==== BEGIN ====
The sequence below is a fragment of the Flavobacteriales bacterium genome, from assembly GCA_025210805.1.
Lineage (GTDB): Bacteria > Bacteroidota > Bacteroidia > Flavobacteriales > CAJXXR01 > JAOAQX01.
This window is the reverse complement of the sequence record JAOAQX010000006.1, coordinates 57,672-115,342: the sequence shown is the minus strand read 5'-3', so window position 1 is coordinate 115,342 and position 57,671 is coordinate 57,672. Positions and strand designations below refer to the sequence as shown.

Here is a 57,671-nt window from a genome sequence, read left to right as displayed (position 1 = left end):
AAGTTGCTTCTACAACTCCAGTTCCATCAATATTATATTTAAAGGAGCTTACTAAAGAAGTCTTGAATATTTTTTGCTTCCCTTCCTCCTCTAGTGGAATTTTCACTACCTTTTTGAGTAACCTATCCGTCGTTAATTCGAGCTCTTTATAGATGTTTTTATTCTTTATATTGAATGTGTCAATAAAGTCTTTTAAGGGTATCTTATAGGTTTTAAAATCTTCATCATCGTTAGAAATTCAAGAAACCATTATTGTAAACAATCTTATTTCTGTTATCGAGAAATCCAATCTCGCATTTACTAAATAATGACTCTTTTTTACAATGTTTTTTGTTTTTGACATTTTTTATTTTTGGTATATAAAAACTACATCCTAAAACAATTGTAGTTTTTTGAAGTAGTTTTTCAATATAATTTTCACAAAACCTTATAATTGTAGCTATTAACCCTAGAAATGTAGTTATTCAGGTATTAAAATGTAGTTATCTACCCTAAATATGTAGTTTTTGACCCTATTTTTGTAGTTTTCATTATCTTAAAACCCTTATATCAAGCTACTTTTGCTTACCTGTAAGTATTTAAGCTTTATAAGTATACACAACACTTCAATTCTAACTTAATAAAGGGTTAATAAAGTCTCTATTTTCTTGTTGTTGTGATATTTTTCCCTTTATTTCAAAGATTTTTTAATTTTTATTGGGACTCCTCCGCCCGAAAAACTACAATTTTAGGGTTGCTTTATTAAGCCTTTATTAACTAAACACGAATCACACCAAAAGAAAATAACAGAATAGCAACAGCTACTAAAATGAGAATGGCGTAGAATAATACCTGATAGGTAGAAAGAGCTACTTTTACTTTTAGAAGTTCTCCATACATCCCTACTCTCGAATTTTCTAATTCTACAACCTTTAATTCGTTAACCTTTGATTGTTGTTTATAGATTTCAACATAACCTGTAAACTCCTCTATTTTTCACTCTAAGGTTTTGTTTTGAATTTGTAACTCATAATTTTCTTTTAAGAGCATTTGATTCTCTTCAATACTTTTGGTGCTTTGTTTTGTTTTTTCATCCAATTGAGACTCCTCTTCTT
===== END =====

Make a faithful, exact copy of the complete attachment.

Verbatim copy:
The sequence below is a fragment of the Flavobacteriales bacterium genome, from assembly GCA_025210805.1.
Lineage (GTDB): Bacteria > Bacteroidota > Bacteroidia > Flavobacteriales > CAJXXR01 > JAOAQX01.
This window is the reverse complement of the sequence record JAOAQX010000006.1, coordinates 57,672-115,342: the sequence shown is the minus strand read 5'-3', so window position 1 is coordinate 115,342 and position 57,671 is coordinate 57,672. Positions and strand designations below refer to the sequence as shown.

Here is a 57,671-nt window from a genome sequence, read left to right as displayed (position 1 = left end):
AAGTTGCTTCTACAACTCCAGTTCCATCAATATTATATTTAAAGGAGCTTACTAAAGAAGTCTTGAATATTTTTTGCTTCCCTTCCTCCTCTAGTGGAATTTTCACTACCTTTTTGAGTAACCTATCCGTCGTTAATTCGAGCTCTTTATAGATGTTTTTATTCTTTATATTGAATGTGTCAATAAAGTCTTTTAAGGGTATCTTATAGGTTTTAAAATCTTCATCATCGTTAGAAATTCAAGAAACCATTATTGTAAACAATCTTATTTCTGTTATCGAGAAATCCAATCTCGCATTTACTAAATAATGACTCTTTTTTACAATGTTTTTTGTTTTTGACATTTTTTATTTTTGGTATATAAAAACTACATCCTAAAACAATTGTAGTTTTTTGAAGTAGTTTTTCAATATAATTTTCACAAAACCTTATAATTGTAGCTATTAACCCTAGAAATGTAGTTATTCAGGTATTAAAATGTAGTTATCTACCCTAAATATGTAGTTTTTGACCCTATTTTTGTAGTTTTCATTATCTTAAAACCCTTATATCAAGCTACTTTTGCTTACCTGTAAGTATTTAAGCTTTATAAGTATACACAACACTTCAATTCTAACTTAATAAAGGGTTAATAAAGTCTCTATTTTCTTGTTGTTGTGATATTTTTCCCTTTATTTCAAAGATTTTTTAATTTTTATTGGGACTCCTCCGCCCGAAAAACTACAATTTTAGGGTTGCTTTATTAAGCCTTTATTAACTAAACACGAATCACACCAAAAGAAAATAACAGAATAGCAACAGCTACTAAAATGAGAATGGCGTAGAATAATACCTGATAGGTAGAAAGAGCTACTTTTACTTTTAGAAGTTCTCCATACATCCCTACTCTCGAATTTTCTAATTCTACAACCTTTAATTCGTTAACCTTTGATTGTTGTTTATAGATTTCAACATAACCTGTAAACTCCTCTATTTTTCACTCTAAGGTTTTGTTTTGAATTTGTAACTCATAATTTTCTTTTAAGAGCATTTGATTCTCTTCAATACTTTTGGTGCTTTGTTTTGTTTTTTCATCCAATTGAGACTCCTCTTCTT